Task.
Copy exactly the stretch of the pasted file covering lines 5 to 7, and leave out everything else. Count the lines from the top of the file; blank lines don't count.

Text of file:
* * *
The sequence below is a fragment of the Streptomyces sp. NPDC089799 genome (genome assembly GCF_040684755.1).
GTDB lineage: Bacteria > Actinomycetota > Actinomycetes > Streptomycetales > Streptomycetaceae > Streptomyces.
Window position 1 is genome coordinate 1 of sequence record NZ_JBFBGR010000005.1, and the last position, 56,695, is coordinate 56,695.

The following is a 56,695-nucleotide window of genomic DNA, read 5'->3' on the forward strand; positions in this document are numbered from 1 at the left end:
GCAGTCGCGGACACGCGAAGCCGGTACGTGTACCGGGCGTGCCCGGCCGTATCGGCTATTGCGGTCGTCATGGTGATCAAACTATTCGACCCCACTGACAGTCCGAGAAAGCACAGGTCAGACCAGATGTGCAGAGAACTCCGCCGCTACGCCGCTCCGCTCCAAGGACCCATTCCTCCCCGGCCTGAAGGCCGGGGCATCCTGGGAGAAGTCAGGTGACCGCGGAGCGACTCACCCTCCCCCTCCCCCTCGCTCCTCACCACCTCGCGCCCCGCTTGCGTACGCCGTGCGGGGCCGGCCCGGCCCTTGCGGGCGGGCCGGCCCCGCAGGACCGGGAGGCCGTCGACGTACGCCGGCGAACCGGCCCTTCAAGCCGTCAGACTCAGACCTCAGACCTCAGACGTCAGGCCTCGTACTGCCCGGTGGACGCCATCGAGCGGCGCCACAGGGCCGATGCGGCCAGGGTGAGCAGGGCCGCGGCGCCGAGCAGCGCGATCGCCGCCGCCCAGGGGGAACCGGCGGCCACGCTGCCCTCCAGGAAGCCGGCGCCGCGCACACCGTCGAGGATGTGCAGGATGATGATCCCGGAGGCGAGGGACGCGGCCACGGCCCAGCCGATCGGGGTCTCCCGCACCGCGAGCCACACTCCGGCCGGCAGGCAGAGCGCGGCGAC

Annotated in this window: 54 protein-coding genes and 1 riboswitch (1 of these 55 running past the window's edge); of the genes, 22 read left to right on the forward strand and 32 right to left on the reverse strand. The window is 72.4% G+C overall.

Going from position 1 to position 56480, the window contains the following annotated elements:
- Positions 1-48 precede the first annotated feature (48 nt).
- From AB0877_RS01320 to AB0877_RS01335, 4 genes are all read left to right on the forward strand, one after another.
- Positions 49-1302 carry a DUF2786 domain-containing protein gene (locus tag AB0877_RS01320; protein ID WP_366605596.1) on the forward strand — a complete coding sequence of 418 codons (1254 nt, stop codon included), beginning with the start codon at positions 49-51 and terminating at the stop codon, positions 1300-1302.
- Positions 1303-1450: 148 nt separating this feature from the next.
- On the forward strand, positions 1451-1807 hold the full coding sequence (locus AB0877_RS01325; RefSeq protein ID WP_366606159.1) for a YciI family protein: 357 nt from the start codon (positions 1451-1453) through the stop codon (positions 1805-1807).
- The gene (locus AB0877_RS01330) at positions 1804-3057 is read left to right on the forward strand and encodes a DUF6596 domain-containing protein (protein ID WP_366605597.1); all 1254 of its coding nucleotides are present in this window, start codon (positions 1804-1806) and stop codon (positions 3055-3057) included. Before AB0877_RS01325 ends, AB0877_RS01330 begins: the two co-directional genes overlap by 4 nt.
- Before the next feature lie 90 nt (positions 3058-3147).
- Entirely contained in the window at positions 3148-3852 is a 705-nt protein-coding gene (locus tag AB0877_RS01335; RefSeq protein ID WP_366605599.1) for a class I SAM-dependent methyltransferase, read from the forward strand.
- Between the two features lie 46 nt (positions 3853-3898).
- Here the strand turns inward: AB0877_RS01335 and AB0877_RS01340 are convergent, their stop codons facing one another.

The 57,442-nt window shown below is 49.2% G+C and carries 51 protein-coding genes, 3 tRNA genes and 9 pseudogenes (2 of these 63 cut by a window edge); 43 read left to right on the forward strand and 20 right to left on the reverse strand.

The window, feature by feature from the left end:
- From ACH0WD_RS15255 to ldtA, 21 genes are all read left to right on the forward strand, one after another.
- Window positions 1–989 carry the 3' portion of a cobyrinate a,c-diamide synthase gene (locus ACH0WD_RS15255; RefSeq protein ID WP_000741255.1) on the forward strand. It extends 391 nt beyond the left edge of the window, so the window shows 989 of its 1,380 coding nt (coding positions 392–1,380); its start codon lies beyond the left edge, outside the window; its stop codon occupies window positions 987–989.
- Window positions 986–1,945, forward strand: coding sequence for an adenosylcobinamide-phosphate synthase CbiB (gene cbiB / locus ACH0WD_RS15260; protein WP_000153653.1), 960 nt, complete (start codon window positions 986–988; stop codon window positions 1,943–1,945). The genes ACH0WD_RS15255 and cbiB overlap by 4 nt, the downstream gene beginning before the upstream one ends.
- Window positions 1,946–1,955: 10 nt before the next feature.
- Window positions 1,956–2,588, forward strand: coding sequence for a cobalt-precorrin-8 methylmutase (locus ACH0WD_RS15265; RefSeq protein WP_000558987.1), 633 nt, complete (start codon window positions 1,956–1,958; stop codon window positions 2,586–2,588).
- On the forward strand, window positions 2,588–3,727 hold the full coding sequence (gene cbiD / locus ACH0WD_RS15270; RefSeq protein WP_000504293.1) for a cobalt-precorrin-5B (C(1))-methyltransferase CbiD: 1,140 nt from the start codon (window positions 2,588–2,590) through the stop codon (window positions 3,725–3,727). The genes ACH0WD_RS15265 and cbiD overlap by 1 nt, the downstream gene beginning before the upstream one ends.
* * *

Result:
GCAGTCGCGGACACGCGAAGCCGGTACGTGTACCGGGCGTGCCCGGCCGTATCGGCTATTGCGGTCGTCATGGTGATCAAACTATTCGACCCCACTGACAGTCCGAGAAAGCACAGGTCAGACCAGATGTGCAGAGAACTCCGCCGCTACGCCGCTCCGCTCCAAGGACCCATTCCTCCCCGGCCTGAAGGCCGGGGCATCCTGGGAGAAGTCAGGTGACCGCGGAGCGACTCACCCTCCCCCTCCCCCTCGCTCCTCACCACCTCGCGCCCCGCTTGCGTACGCCGTGCGGGGCCGGCCCGGCCCTTGCGGGCGGGCCGGCCCCGCAGGACCGGGAGGCCGTCGACGTACGCCGGCGAACCGGCCCTTCAAGCCGTCAGACTCAGACCTCAGACCTCAGACGTCAGGCCTCGTACTGCCCGGTGGACGCCATCGAGCGGCGCCACAGGGCCGATGCGGCCAGGGTGAGCAGGGCCGCGGCGCCGAGCAGCGCGATCGCCGCCGCCCAGGGGGAACCGGCGGCCACGCTGCCCTCCAGGAAGCCGGCGCCGCGCACACCGTCGAGGATGTGCAGGATGATGATCCCGGAGGCGAGGGACGCGGCCACGGCCCAGCCGATCGGGGTCTCCCGCACCGCGAGCCACACTCCGGCCGGCAGGCAGAGCGCGGCGAC

Annotated in this window: 54 protein-coding genes and 1 riboswitch (1 of these 55 running past the window's edge); of the genes, 22 read left to right on the forward strand and 32 right to left on the reverse strand. The window is 72.4% G+C overall.

Going from position 1 to position 56480, the window contains the following annotated elements: